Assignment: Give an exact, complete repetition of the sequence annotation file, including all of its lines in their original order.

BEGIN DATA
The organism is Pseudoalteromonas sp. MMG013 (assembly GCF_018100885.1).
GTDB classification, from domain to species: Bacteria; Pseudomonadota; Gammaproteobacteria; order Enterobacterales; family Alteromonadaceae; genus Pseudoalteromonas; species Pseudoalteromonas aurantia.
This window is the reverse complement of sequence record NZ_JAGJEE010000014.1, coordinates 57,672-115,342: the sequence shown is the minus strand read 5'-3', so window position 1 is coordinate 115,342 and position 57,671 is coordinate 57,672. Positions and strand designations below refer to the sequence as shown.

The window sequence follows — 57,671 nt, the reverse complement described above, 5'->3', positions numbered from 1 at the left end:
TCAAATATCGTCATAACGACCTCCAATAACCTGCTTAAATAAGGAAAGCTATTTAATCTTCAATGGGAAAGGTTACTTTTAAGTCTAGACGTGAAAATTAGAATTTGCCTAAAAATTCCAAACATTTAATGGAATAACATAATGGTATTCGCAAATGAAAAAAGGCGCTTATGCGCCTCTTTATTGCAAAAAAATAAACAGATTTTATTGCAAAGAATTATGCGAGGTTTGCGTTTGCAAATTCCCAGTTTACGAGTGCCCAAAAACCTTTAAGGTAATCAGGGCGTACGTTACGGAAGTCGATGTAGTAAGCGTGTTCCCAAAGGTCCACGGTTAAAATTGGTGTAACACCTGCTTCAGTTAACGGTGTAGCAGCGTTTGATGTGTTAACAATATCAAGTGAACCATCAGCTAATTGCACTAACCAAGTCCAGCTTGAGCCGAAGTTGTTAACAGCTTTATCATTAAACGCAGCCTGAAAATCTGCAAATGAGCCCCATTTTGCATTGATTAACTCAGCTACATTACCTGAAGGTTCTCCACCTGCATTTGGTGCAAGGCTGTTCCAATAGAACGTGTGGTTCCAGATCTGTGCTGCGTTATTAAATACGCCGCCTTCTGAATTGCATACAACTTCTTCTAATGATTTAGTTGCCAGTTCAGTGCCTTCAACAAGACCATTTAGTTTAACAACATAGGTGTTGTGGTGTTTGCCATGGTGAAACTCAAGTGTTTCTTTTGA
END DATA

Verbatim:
The organism is Pseudoalteromonas sp. MMG013 (assembly GCF_018100885.1).
GTDB classification, from domain to species: Bacteria; Pseudomonadota; Gammaproteobacteria; order Enterobacterales; family Alteromonadaceae; genus Pseudoalteromonas; species Pseudoalteromonas aurantia.
This window is the reverse complement of sequence record NZ_JAGJEE010000014.1, coordinates 57,672-115,342: the sequence shown is the minus strand read 5'-3', so window position 1 is coordinate 115,342 and position 57,671 is coordinate 57,672. Positions and strand designations below refer to the sequence as shown.

The window sequence follows — 57,671 nt, the reverse complement described above, 5'->3', positions numbered from 1 at the left end:
TCAAATATCGTCATAACGACCTCCAATAACCTGCTTAAATAAGGAAAGCTATTTAATCTTCAATGGGAAAGGTTACTTTTAAGTCTAGACGTGAAAATTAGAATTTGCCTAAAAATTCCAAACATTTAATGGAATAACATAATGGTATTCGCAAATGAAAAAAGGCGCTTATGCGCCTCTTTATTGCAAAAAAATAAACAGATTTTATTGCAAAGAATTATGCGAGGTTTGCGTTTGCAAATTCCCAGTTTACGAGTGCCCAAAAACCTTTAAGGTAATCAGGGCGTACGTTACGGAAGTCGATGTAGTAAGCGTGTTCCCAAAGGTCCACGGTTAAAATTGGTGTAACACCTGCTTCAGTTAACGGTGTAGCAGCGTTTGATGTGTTAACAATATCAAGTGAACCATCAGCTAATTGCACTAACCAAGTCCAGCTTGAGCCGAAGTTGTTAACAGCTTTATCATTAAACGCAGCCTGAAAATCTGCAAATGAGCCCCATTTTGCATTGATTAACTCAGCTACATTACCTGAAGGTTCTCCACCTGCATTTGGTGCAAGGCTGTTCCAATAGAACGTGTGGTTCCAGATCTGTGCTGCGTTATTAAATACGCCGCCTTCTGAATTGCATACAACTTCTTCTAATGATTTAGTTGCCAGTTCAGTGCCTTCAACAAGACCATTTAGTTTAACAACATAGGTGTTGTGGTGTTTGCCATGGTGAAACTCAAGTGTTTCTTTTGA